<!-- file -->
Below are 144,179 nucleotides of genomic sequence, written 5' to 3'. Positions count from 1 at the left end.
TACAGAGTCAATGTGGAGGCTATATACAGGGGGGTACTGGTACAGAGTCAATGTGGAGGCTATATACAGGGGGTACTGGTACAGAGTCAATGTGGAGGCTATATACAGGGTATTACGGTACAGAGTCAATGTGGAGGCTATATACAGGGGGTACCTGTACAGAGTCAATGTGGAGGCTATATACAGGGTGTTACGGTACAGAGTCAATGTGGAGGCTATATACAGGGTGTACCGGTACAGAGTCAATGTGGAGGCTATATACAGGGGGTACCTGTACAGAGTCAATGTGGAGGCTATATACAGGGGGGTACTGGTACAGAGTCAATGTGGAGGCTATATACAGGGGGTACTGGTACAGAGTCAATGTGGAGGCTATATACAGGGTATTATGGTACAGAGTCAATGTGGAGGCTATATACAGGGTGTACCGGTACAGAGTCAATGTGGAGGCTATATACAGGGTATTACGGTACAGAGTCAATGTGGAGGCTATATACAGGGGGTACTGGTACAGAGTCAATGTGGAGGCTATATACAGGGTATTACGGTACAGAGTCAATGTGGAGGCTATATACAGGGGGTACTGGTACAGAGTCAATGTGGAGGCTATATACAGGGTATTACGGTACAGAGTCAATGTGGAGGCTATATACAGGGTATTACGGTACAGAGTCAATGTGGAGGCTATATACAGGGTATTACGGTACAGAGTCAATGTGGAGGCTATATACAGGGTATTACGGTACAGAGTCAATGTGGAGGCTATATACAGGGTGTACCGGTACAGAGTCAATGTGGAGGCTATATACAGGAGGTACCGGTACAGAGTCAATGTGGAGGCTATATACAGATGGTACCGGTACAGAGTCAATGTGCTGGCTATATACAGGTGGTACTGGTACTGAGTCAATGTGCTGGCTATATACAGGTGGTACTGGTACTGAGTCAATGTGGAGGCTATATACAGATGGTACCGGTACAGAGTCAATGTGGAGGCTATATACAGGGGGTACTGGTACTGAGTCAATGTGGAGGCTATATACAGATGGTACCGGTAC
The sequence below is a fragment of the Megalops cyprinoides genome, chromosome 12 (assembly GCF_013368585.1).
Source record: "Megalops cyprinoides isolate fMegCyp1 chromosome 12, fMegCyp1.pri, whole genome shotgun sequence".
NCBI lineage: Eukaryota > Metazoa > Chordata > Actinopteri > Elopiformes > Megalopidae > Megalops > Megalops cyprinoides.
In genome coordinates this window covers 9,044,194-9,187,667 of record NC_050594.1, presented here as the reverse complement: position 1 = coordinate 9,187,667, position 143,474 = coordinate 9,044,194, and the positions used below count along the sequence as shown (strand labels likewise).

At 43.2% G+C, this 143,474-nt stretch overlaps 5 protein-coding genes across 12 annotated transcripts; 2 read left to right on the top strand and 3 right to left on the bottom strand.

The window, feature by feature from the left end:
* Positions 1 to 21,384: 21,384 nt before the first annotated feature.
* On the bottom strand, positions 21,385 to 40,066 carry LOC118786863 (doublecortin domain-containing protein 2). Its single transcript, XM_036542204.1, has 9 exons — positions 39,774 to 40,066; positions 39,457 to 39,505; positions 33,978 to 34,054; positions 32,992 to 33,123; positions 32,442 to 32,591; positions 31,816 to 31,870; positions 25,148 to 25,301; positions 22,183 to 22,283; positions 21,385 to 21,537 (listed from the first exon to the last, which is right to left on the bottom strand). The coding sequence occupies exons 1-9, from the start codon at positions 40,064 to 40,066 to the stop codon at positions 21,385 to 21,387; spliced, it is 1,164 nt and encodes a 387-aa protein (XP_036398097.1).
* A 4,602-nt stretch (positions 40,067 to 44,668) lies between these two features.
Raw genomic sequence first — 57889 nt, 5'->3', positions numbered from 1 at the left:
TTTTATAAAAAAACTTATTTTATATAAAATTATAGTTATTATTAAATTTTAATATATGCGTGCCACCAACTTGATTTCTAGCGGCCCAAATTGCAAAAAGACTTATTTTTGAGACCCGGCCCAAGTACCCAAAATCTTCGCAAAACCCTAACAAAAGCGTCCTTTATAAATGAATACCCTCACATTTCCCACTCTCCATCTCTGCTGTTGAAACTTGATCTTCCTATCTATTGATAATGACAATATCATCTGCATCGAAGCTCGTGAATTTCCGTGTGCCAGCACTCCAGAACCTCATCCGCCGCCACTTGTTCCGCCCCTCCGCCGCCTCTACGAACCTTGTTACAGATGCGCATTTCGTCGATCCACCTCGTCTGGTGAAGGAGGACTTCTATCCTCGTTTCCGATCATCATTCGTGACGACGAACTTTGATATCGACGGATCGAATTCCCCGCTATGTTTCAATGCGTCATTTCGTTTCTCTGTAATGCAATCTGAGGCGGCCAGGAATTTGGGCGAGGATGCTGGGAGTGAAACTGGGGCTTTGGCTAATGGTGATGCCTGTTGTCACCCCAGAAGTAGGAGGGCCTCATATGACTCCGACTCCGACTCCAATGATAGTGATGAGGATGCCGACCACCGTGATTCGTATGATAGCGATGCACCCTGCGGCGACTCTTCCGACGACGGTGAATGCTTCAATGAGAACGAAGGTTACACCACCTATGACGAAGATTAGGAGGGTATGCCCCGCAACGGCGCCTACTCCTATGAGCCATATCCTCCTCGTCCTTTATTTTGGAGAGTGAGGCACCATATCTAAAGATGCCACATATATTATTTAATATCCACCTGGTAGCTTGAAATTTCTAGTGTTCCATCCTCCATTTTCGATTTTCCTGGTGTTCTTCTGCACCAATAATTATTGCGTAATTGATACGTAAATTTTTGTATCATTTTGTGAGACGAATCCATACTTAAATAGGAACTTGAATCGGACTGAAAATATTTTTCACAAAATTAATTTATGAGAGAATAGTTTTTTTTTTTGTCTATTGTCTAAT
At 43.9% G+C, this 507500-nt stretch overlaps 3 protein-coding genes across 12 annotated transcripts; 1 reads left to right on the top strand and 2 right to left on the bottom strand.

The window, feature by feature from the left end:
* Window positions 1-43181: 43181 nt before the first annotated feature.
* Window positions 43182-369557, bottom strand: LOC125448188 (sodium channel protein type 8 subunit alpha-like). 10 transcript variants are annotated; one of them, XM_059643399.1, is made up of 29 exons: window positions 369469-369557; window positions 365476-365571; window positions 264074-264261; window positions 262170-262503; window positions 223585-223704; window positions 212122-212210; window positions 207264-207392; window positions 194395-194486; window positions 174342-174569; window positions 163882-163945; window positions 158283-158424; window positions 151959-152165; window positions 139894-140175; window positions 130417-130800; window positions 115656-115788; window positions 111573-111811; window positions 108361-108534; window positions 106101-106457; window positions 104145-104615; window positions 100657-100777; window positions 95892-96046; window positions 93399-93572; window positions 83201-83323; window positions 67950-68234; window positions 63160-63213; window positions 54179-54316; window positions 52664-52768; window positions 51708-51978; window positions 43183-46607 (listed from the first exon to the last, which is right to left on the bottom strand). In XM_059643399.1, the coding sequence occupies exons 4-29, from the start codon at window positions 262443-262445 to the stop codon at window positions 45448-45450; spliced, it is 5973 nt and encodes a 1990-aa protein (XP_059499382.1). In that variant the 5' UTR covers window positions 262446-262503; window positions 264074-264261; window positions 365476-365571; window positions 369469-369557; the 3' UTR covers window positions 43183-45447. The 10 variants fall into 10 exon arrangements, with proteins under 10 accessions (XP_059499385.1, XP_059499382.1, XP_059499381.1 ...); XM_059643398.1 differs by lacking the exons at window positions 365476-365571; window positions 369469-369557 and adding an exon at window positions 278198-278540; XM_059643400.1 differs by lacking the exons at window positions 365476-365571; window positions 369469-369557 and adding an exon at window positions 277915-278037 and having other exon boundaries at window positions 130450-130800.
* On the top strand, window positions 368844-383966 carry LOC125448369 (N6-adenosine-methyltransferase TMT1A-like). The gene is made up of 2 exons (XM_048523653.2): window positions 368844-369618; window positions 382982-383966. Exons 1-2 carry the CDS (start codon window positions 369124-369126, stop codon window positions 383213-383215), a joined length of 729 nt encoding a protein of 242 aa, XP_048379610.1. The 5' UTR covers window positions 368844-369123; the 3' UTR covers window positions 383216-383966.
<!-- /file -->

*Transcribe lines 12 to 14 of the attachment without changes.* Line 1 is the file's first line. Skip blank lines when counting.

Raw genomic sequence first — 57889 nt, 5'->3', positions numbered from 1 at the left:
TTTTATAAAAAAACTTATTTTATATAAAATTATAGTTATTATTAAATTTTAATATATGCGTGCCACCAACTTGATTTCTAGCGGCCCAAATTGCAAAAAGACTTATTTTTGAGACCCGGCCCAAGTACCCAAAATCTTCGCAAAACCCTAACAAAAGCGTCCTTTATAAATGAATACCCTCACATTTCCCACTCTCCATCTCTGCTGTTGAAACTTGATCTTCCTATCTATTGATAATGACAATATCATCTGCATCGAAGCTCGTGAATTTCCGTGTGCCAGCACTCCAGAACCTCATCCGCCGCCACTTGTTCCGCCCCTCCGCCGCCTCTACGAACCTTGTTACAGATGCGCATTTCGTCGATCCACCTCGTCTGGTGAAGGAGGACTTCTATCCTCGTTTCCGATCATCATTCGTGACGACGAACTTTGATATCGACGGATCGAATTCCCCGCTATGTTTCAATGCGTCATTTCGTTTCTCTGTAATGCAATCTGAGGCGGCCAGGAATTTGGGCGAGGATGCTGGGAGTGAAACTGGGGCTTTGGCTAATGGTGATGCCTGTTGTCACCCCAGAAGTAGGAGGGCCTCATATGACTCCGACTCCGACTCCAATGATAGTGATGAGGATGCCGACCACCGTGATTCGTATGATAGCGATGCACCCTGCGGCGACTCTTCCGACGACGGTGAATGCTTCAATGAGAACGAAGGTTACACCACCTATGACGAAGATTAGGAGGGTATGCCCCGCAACGGCGCCTACTCCTATGAGCCATATCCTCCTCGTCCTTTATTTTGGAGAGTGAGGCACCATATCTAAAGATGCCACATATATTATTTAATATCCACCTGGTAGCTTGAAATTTCTAGTGTTCCATCCTCCATTTTCGATTTTCCTGGTGTTCTTCTGCACCAATAATTATTGCGTAATTGATACGTAAATTTTTGTATCATTTTGTGAGACGAATCCATACTTAAATAGGAACTTGAATCGGACTGAAAATATTTTTCACAAAATTAATTTATGAGAGAATAGTTTTTTTTTTTGTCTATTGTCTAAT
At 43.9% G+C, this 507500-nt stretch overlaps 3 protein-coding genes across 12 annotated transcripts; 1 reads left to right on the top strand and 2 right to left on the bottom strand.